I had been meaning to offer solidarity to the St Paul’s Camp for days and decided to spend last Wednesday there with the tenters. I arrived from the Tube fired up that someone is making a visible statement, to cry out against the extreme levels of inequality in our society. It has been too long.
From the hedonistic values and consumer culture of the ‘there is no such thing as society’ eighties, is main stream society now getting the message of social justice? Has the financial crisis seen a phoenix begin to arise from the violent ashes of recession?

I went down the alley close to the Cathedral via the cash point, reflecting on the fact I had ready cash, and saw the tops of tents around the side of the site. I was anxious in case there was an aggressive police presence; remembering three hours of kettling on the Student March last November.

But it was fine! Relaxed, wet, a bit miserable…tents of children painting, tents for faith groups, tents for bags and supplies. Posters asking for volunteer first aiders and night guards for the kitchen. My favourite banner was ‘Compost Capitalism’, and a beautiful small embroidery saying ‘liberation’ hanging on the official wire fencing. A row of recycling bins…boy they are good!

One tent was selling cakes and teas, like a church fete. I wanted to make a donation so asked a guy who to speak to – he guided me, and as he went repositioned tents on the way, ones which the rain and wind had blown over. There was nothing to stake the tents to …some had bags of rubble; others, a wing and a prayer.
We all look after each other’ he said as he fiddled with the guy ropes …great, I thought, a tight group. I had read in the paper about their voting system and how hand signals were used for the group to indicate the need to talk, the need to shut up and to give someone else a go, and how to agree or disagree. Well organised.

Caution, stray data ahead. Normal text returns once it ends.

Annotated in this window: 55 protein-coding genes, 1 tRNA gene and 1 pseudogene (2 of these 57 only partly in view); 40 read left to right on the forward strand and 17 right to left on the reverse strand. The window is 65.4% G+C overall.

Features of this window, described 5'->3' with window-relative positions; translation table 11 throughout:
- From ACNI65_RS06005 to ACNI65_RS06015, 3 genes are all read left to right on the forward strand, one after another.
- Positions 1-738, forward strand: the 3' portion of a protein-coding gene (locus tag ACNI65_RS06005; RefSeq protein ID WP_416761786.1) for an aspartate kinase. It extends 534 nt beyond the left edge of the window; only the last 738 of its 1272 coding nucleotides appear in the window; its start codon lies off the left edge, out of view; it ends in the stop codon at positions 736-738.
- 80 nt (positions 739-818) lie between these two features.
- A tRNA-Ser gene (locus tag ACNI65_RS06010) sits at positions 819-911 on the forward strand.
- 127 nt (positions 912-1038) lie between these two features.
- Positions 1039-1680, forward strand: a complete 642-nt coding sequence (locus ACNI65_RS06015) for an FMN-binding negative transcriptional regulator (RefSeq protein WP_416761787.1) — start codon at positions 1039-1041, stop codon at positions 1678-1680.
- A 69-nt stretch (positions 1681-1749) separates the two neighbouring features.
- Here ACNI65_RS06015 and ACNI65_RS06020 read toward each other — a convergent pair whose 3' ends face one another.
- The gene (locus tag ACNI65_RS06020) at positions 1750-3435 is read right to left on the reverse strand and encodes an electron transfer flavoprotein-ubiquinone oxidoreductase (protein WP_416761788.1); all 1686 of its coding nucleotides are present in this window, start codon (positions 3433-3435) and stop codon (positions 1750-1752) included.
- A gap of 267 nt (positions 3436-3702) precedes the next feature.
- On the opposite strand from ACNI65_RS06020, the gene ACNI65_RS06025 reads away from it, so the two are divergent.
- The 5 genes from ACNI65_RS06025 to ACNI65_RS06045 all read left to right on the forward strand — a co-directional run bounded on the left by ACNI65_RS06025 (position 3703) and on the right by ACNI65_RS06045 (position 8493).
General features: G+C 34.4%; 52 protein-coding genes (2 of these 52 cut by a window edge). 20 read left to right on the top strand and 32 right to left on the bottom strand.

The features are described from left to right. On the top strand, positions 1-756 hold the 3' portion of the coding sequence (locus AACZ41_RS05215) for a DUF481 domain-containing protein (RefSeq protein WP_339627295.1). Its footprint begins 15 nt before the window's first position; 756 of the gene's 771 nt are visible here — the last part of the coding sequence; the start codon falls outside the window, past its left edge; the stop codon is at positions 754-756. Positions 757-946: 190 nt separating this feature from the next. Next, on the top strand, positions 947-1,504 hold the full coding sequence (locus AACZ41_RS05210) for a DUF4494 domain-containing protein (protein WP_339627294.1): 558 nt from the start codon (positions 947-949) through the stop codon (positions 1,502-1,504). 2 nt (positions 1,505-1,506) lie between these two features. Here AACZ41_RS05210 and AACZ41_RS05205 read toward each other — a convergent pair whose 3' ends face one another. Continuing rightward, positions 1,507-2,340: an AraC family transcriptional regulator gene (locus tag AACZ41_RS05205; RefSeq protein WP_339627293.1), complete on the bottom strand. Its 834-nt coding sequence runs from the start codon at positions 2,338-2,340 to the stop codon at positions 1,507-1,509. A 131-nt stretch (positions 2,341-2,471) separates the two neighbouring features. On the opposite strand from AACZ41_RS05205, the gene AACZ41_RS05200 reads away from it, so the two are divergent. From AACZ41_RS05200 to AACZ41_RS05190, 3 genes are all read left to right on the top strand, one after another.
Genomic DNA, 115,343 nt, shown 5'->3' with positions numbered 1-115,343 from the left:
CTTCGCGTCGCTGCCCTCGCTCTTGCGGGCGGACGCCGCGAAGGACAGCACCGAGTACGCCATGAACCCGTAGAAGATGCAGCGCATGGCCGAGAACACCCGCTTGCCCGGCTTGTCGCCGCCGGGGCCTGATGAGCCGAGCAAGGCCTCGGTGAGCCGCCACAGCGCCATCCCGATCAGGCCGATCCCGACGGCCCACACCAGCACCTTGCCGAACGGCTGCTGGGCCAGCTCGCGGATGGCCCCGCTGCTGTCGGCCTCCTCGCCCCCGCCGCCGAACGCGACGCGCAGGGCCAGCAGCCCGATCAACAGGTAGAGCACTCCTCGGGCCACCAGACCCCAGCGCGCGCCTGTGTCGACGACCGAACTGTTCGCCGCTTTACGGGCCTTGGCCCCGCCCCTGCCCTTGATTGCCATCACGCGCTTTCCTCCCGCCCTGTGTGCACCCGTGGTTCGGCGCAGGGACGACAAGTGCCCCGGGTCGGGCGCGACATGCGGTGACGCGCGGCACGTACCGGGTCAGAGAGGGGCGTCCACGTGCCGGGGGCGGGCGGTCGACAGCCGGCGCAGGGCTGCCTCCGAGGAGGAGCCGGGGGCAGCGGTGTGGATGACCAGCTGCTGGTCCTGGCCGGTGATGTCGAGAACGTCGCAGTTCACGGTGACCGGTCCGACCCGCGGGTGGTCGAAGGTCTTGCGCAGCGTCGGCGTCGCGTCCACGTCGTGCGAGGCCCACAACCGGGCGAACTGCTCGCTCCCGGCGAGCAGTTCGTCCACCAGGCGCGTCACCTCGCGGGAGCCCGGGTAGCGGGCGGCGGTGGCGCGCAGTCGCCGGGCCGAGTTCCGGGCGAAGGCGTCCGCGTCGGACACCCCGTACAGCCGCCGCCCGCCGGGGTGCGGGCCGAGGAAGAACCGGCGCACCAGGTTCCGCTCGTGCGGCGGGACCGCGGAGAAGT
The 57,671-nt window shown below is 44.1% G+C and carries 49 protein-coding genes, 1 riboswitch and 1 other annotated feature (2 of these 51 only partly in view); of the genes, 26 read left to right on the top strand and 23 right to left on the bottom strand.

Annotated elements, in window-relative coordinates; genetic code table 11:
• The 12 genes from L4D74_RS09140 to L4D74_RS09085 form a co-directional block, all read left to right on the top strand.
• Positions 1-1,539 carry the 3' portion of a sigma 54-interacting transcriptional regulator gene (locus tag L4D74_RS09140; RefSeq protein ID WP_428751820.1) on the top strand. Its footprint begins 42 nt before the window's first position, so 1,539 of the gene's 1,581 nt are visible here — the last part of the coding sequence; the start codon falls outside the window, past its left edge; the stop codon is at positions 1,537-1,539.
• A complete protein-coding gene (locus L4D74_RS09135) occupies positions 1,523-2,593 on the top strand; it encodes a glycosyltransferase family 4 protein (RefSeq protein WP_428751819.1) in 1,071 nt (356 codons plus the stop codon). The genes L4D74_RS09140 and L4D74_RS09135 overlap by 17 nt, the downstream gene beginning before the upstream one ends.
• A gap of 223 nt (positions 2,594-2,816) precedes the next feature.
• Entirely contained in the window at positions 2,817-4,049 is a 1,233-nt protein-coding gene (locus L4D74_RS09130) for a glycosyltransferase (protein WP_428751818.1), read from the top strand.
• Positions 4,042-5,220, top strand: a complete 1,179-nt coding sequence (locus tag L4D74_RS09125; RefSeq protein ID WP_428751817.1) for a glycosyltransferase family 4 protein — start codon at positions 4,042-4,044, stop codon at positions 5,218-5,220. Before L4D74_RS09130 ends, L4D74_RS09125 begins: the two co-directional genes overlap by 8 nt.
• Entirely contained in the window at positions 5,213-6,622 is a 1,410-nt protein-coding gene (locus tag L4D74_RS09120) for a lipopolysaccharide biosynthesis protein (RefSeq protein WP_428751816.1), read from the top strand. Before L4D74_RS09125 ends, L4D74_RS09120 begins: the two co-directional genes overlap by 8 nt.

My guide, who I was worried about being cold, was handing out leaflets to passers-by. It was a bit of a cattle market with tourists taking pictures… but what a great location to spread the word!
I went to the Info Tent (good organisation), with info on the day’s events: a discussion on the Tobin tax; faith tent mediation (shame I missed it). The tent had hand-sewn fabric pigeon holes for the different groups for messages; I clocked the ‘outreach group’ one.
There were huddles of young people standing around, talking about issues. After donating I wandered freely …reading the posters and looking at the art and messages woven into the wire fencing by the wind and rain. There was also a donation spot for food.
I took a bunch of ‘Occupy London’ flyers and started to hand them out, and wandered back to Evensong at Southwark Cathedral, distributing I went. Walking cross the Millennium Bridge I reflected on the camp and its Statement of Consensus reached on different issues, which were printed on the reverse of their flyer. I agreed strongly with each one. I felt exhilarated and wondered what would be useful support to keep those guys warm in the cold and wet over the coming days and hopefully months.

What will happen next, who knows? But it is true that anything is possible, even in our ordered British society. You just don’t know!